Death and Taxes

On September 27, The New York Times published a piece revealing a plethora of information on President Trump’s tax returns. The most shocking of these revelations was that he paid only $750 in federal income tax the year he was elected president. In addition, the piece uncovered that many of his businesses are failing, he wrote off extravagant purchases as “business expenses”, he received significant financial support from foreign entities, and he is nearly $421 million dollars in debt. Trump has always built himself up as a business prodigy, an unmatched titan in the real-estate game. If this information is correct, it proves what people have been saying for years, that the president’s persona is built upon lies and deception. However, Trump is not the first rich person to avoid taxes and the myth of the self-made man is not unique to him. The revelations surrounding the president’s tax returns are indicative of a larger problem surrounding income inequality in the United States.

If asked to give an example of a “self-made man” one might cite someone like Jeff Bezos. He is famous for his rags-to-riches story, but this narrative conceals the true nature of his career path. Bezos is famous for starting Amazon in his garage and working hard to grow his company into what it is today. However, few people mention the fact that his parents invested $300,000 into his startup. It’s certainly no “small loan of a million dollars”, but it’s a sizable amount of money. Furthermore, Bezos’ father was able to financially support him all throughout time at college. That is not to say that Bezos didn’t work hard or that he doesn’t deserve success, I simply want to point out that his success is built off existing financial stability. A person who “came from nothing” wouldn’t have these advantages. They couldn’t focus on long-term goals because they’re too busy trying to survive until tomorrow. There are definitely exceptional individuals who have pulled themselves out of abject poverty and become millionaires, but they are few and far between.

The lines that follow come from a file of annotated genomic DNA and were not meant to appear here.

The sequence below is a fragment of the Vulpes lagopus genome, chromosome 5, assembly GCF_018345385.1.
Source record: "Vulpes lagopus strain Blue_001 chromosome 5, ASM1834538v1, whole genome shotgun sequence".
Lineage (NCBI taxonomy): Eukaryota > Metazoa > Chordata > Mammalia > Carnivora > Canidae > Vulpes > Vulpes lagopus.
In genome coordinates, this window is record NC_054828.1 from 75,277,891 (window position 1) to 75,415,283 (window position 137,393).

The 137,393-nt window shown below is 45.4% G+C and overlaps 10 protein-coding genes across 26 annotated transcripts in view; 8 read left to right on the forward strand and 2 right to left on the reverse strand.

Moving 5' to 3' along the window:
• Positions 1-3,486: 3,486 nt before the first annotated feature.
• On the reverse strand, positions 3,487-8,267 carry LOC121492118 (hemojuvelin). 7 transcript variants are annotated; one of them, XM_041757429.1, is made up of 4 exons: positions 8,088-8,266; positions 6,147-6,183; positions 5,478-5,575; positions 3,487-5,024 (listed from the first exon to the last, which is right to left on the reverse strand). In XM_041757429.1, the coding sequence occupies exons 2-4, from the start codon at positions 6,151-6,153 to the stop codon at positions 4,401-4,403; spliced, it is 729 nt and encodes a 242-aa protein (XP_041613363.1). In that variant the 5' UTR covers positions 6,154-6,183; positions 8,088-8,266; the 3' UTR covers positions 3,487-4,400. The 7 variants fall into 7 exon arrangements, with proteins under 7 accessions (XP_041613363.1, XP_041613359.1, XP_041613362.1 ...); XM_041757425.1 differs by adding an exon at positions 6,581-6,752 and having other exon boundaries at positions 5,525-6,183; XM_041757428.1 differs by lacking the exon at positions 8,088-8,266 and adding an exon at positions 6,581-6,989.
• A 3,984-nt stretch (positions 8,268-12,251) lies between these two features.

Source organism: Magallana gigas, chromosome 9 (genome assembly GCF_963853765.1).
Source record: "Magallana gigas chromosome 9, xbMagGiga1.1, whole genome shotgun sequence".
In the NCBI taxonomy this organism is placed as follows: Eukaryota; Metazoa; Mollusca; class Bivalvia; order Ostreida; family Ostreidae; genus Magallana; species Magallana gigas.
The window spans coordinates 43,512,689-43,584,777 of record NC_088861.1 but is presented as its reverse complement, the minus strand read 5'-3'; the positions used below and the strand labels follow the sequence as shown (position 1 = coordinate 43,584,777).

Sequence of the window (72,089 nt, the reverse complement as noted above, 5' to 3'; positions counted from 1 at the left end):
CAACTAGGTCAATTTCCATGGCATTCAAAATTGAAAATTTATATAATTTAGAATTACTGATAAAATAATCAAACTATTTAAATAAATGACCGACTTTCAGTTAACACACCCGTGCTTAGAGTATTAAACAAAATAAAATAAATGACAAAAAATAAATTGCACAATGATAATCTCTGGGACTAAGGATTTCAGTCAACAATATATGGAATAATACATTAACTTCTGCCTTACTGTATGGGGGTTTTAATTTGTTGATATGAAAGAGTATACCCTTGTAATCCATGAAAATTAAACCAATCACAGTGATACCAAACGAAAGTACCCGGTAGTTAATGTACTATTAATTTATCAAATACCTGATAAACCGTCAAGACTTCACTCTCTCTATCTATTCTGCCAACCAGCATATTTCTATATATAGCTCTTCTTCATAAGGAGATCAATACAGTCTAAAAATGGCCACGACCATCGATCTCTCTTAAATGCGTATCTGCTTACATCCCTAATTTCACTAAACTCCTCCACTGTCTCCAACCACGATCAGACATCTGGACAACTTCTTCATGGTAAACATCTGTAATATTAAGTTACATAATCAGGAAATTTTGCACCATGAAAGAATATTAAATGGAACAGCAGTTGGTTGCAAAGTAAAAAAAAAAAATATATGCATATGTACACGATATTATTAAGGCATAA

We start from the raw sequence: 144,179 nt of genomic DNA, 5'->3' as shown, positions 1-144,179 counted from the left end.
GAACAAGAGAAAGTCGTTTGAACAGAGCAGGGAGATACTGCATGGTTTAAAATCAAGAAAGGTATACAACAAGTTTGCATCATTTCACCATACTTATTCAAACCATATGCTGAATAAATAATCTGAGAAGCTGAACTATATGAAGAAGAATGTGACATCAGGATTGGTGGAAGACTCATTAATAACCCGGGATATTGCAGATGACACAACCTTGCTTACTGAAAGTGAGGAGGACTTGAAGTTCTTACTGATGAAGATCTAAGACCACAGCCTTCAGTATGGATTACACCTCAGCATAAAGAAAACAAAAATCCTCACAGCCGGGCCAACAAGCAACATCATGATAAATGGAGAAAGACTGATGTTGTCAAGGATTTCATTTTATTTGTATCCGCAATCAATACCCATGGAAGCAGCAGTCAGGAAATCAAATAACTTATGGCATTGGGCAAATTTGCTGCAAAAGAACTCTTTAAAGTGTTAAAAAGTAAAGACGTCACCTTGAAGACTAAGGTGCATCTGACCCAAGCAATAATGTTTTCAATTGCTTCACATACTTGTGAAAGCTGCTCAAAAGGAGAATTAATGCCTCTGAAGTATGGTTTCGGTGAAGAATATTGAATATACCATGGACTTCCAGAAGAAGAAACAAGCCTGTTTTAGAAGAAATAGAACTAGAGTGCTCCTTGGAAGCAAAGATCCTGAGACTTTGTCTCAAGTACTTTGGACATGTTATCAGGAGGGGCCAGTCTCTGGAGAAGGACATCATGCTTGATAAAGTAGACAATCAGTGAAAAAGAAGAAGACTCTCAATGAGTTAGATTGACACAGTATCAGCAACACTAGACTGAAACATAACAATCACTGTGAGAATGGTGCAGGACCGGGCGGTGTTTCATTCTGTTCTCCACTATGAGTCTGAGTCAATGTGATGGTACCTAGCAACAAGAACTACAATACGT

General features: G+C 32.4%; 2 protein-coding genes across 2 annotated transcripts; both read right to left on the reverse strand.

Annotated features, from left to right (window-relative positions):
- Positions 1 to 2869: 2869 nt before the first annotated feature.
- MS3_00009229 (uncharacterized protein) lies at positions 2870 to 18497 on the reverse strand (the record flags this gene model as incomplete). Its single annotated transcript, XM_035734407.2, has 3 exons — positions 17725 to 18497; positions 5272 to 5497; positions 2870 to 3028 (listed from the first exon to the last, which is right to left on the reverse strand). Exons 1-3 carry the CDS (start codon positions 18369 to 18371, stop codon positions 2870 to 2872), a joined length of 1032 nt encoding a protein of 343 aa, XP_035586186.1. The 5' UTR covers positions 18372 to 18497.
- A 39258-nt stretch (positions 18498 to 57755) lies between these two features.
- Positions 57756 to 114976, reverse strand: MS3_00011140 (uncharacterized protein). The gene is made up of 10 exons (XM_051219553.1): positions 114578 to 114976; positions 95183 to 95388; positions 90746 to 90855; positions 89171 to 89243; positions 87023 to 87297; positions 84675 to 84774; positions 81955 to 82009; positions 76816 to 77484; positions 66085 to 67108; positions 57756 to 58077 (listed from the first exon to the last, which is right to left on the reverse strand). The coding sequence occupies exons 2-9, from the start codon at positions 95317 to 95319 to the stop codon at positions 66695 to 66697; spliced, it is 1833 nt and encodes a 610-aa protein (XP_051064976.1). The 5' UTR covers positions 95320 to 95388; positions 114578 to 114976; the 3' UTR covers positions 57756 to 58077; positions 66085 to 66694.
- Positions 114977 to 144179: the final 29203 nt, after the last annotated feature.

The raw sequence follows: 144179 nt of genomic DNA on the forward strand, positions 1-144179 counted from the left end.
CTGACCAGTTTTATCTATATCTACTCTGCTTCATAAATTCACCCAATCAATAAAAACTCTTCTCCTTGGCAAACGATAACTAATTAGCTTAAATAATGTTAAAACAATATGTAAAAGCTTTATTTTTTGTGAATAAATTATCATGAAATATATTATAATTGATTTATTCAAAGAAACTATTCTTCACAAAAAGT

As of now, Jeff Bezos is the richest person on Earth with an estimated net worth of $185 billion. With wealth like that you would expect he has to pay astronomical amounts of money in taxes. However, from 2017 – 2019, Amazon paid $0 in federal income taxes. Ironically, Trump criticized Amazon for this back in 2018. The usual justification for this is that people like Bezos and Trump earned their money through hard work and therefore, they deserve to keep it. However, this argument doesn’t hold up to scrutiny. Working-class and middle-class people work hard every day, probably just as hard as Bezos in some cases; and yet, they pay more in taxes than the entirety of Amazon. People will also argue that increasing taxes on the rich will impede economic growth. However, how can an economy expand when consumers have no money to purchase goods? Taxes on the wealthy are an effective way to redistribute wealth, ensuring that individuals have the funds to support businesses they enjoy. From both a moral and economic standpoint, it would be beneficial to tax the rich more heavily.

So, what does this say about the tax code in the United States? I think that it clearly shows that our tax system is built in a way that benefits rich people at the expense of the poor, and the myth of the self-made man only serves to justify this inequality. The tax codes must be rewritten so that wealthy individuals have to pay their share. I admire the ingenuity and work acumen of people like Jeff Bezos, but they didn’t do it on their own. They only achieved success because they drew support from the people around them, it’s only right that they give back.


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